The department is responsible for the planning, evaluation, and coordination of a complete and comprehensive statewide program of mental health including community services, receiving and treatment facilities, child services, research, and training. In order to carry out its responsibilities, HRS may contract to provide, and be provided with, services and facilities with, among others, public and private hospitals, clinics, counties, and municipalities.
Section 394.463, F.S. (1992 Supp.), authorizes specified persons under enumerated circumstances to initiate an involuntary examination of a person at a receiving facility, if there is reason to believe the person is mentally ill. A "[r]eceiving facility" is a "facility designated by the department to receive patients under emergency conditions or for psychiatric evaluation and to provide short-term treatment, and also means a private facility when rendering services to a private patient pursuant to the provisions of this act."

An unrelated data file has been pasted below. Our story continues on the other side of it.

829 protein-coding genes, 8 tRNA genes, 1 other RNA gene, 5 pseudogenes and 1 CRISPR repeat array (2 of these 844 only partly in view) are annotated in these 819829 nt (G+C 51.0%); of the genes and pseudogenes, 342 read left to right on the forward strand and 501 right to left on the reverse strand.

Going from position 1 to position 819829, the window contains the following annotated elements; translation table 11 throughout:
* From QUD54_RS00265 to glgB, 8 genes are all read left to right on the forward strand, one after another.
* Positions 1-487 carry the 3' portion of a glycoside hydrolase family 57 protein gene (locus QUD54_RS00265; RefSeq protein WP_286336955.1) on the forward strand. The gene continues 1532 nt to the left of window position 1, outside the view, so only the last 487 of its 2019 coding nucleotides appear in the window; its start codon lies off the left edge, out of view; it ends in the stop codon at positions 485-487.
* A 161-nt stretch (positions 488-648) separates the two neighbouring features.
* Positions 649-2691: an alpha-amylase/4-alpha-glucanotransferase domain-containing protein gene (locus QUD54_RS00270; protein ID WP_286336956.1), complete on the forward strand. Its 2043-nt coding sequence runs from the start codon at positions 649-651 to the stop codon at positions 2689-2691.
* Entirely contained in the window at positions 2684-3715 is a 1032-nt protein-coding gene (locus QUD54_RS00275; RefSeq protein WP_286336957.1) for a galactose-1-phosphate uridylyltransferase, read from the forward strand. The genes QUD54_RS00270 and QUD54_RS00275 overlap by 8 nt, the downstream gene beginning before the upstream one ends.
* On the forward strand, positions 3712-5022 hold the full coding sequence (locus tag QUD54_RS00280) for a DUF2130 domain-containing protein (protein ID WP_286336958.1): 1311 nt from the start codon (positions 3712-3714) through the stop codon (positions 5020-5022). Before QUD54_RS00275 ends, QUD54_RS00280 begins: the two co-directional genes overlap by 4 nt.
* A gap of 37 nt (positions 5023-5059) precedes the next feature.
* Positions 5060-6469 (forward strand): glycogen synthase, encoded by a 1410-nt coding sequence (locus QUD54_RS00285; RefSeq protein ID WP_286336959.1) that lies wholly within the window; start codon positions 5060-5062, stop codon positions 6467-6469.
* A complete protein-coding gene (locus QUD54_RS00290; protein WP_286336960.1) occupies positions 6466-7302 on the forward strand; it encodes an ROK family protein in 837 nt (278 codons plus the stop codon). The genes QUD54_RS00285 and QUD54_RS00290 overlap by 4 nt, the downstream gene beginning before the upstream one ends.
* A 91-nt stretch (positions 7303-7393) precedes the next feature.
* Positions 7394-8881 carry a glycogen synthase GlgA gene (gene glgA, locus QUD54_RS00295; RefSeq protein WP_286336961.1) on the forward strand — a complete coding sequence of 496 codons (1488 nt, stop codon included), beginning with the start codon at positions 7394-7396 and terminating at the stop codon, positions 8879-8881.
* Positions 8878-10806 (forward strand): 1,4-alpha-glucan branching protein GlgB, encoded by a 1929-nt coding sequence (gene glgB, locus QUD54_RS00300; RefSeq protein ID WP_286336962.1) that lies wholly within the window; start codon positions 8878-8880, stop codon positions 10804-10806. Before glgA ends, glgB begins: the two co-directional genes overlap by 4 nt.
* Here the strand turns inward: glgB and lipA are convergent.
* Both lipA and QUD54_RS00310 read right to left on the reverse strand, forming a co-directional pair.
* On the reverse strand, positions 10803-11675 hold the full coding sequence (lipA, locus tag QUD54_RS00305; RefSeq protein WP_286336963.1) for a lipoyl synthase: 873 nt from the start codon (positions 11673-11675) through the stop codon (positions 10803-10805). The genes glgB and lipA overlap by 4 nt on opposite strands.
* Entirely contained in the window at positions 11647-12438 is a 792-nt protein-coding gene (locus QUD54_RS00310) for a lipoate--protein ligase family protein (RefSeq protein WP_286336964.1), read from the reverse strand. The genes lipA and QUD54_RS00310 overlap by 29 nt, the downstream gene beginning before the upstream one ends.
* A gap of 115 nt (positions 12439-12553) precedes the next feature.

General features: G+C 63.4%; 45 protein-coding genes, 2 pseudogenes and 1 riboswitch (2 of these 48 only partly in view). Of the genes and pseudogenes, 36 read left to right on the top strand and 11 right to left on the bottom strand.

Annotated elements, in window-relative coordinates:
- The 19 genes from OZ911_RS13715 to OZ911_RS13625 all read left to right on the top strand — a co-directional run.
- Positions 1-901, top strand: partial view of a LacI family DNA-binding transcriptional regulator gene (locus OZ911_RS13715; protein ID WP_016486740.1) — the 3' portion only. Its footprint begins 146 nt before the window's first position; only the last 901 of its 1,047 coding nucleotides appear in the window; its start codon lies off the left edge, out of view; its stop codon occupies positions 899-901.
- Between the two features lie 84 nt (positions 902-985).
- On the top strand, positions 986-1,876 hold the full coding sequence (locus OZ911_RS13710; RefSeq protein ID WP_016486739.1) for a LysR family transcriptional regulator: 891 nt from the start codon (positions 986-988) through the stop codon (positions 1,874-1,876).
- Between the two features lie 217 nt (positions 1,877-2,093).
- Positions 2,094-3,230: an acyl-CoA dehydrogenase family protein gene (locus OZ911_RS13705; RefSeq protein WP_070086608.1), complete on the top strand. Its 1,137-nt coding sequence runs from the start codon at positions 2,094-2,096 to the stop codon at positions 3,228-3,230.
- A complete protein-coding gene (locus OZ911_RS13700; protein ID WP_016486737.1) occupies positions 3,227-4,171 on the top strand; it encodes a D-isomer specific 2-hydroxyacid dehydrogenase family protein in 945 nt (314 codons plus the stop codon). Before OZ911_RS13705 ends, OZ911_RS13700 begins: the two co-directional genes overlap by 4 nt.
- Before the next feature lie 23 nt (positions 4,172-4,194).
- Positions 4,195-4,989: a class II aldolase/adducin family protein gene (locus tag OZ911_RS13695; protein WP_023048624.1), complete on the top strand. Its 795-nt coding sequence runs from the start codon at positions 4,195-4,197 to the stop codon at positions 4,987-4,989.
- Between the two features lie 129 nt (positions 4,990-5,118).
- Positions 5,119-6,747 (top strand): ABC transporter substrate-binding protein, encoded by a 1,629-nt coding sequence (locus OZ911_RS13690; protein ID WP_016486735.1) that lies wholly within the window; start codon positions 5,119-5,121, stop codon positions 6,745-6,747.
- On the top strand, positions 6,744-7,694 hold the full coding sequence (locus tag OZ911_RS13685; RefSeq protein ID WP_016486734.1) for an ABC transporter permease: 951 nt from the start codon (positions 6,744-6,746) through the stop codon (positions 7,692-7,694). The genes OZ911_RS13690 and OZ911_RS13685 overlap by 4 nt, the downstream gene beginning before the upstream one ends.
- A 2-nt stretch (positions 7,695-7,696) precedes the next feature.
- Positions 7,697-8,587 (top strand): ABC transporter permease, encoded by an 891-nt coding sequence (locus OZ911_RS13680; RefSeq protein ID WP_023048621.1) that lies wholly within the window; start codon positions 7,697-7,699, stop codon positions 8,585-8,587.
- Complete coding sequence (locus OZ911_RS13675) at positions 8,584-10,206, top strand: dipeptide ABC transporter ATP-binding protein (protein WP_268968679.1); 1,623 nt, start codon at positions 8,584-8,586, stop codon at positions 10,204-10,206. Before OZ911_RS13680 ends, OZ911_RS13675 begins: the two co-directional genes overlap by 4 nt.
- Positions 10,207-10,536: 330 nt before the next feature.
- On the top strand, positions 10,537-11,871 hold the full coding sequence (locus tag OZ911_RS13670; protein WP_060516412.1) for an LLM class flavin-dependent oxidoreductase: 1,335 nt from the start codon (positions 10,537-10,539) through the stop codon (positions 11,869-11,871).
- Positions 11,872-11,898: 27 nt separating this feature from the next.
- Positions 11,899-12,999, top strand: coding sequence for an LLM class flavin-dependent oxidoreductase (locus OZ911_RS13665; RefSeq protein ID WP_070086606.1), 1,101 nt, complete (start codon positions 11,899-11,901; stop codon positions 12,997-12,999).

The policy of this state is that HRS shall not deny treatment for mental illness to any person, nor shall service at a receiving or treatment facility be delayed, based upon a patient's inability to pay. Section 394.459(2)(a), F.S., recognizes, however, that facilities providing services pursuant to the act, may make every reasonable effort to collect appropriate reimbursement for the cost of providing mental health services to persons able to pay, including from insurance or third-party payments. Generally, fees and fee collections by HRS for the care of patients receiving mental health services is governed by the provisions in s. 402.33, F.S. With a few exceptions, the department is authorized to charge or collect fees for any service it provides clients either directly or through its agencies or contractors. While fees, other than third-party benefits and benefit payments, may not be charged for services provided to indigents whose only sources of income are from state and federal aid, the statute recognizes that clients receiving or benefitting from the service provided by HRS are primarily responsible for any such fee assessed.